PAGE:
Dubbed the Excisable Goods Management System is expected to eliminate excise tax fraud facilitated through under-declaration or non-declaration of excisable goods.
Having noticed sharp practices by dealers in wines, spirits and tobacco in the past, the government agency expects the new system, which provides for online ordering and approval for delivery to curb the menace.
Kenya has taken measures in the past to ensure more revenue is generated from tobacco, wines and spirits, and to phase out sub-standard products. New excise stamps were introduced last year to replace the stamps introduced in 2007 in order to curb tax evasion which was rampant in the industry.
The agency went round shops and hotels last week looking to nab retailers selling tobacco, wines, or spirits bearing the old or fake excise stamps.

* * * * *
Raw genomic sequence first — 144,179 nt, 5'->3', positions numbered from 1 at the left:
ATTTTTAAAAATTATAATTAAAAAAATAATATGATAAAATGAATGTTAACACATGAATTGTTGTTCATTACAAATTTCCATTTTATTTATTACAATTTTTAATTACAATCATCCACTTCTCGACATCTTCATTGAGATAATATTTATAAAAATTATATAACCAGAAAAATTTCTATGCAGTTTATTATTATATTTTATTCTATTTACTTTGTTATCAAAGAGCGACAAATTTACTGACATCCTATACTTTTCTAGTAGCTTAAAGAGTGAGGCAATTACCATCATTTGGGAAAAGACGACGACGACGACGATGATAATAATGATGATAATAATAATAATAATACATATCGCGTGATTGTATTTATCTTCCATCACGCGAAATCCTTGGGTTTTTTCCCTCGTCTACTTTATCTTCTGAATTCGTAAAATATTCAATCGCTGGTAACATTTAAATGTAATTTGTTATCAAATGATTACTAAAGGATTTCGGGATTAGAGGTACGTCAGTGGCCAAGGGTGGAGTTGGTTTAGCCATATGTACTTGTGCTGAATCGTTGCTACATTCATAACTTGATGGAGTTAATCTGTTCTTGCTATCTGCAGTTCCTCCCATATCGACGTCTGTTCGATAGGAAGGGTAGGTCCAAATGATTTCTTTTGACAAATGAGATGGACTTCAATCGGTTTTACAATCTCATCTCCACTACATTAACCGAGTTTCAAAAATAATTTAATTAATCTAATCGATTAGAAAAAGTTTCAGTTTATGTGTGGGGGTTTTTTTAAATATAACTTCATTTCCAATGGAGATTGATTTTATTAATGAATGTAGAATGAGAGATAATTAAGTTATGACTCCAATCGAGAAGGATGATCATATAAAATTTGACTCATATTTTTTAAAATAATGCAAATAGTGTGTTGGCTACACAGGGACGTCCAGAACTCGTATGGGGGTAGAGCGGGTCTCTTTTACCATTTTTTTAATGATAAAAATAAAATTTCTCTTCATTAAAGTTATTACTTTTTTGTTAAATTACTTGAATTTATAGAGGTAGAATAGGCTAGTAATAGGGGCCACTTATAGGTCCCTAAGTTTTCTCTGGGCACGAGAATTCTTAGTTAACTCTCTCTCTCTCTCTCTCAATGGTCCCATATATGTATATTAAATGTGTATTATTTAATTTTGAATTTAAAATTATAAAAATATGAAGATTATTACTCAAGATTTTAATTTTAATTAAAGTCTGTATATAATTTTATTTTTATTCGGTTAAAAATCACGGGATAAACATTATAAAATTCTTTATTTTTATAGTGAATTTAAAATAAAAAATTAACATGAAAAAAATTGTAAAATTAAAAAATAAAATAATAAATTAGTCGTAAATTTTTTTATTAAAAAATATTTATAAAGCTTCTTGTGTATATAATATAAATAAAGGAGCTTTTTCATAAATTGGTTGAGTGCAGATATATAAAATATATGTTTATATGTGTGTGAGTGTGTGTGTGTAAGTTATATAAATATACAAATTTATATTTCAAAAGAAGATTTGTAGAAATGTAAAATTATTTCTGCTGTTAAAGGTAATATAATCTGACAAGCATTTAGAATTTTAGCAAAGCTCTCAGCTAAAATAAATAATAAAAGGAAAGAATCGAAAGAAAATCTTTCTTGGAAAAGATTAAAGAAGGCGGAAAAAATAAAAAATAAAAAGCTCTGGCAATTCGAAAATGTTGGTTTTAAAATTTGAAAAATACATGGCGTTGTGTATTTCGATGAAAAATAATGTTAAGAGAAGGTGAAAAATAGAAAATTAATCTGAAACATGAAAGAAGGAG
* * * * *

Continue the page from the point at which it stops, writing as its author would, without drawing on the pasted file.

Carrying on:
The KRA had hoped that after successfully locking out contraband and sub-standard products from the local market, an additional Sh6 billion ($69.6 million) would be raised from the economy. KRA prompted by a revenue shortfall of Sh321 billion ($3.7 billion) in the first nine months of the 20012/13 financial year saw the need to enforce existing excise rules and strengthen the structure on ground.
Following the launch of the new system, KRA told companies dealing in related products to provide data on their brands and packaging volumes of their products, which will be integrated into the system.
“This module of the system enables KRA to effectively manage the stocks as well effectively identify the point of loss in the case the stamps are lost or stolen,” said KRA in a statement released yesterday.
It will ensure accurate declaration of volume of production to enable regulators associate each individual stamp to the package to which it is affixed.
With the new Excisable Goods Management System, KA hopes to raise more revenue for Kenya, as the country continues to open up for growth and investments.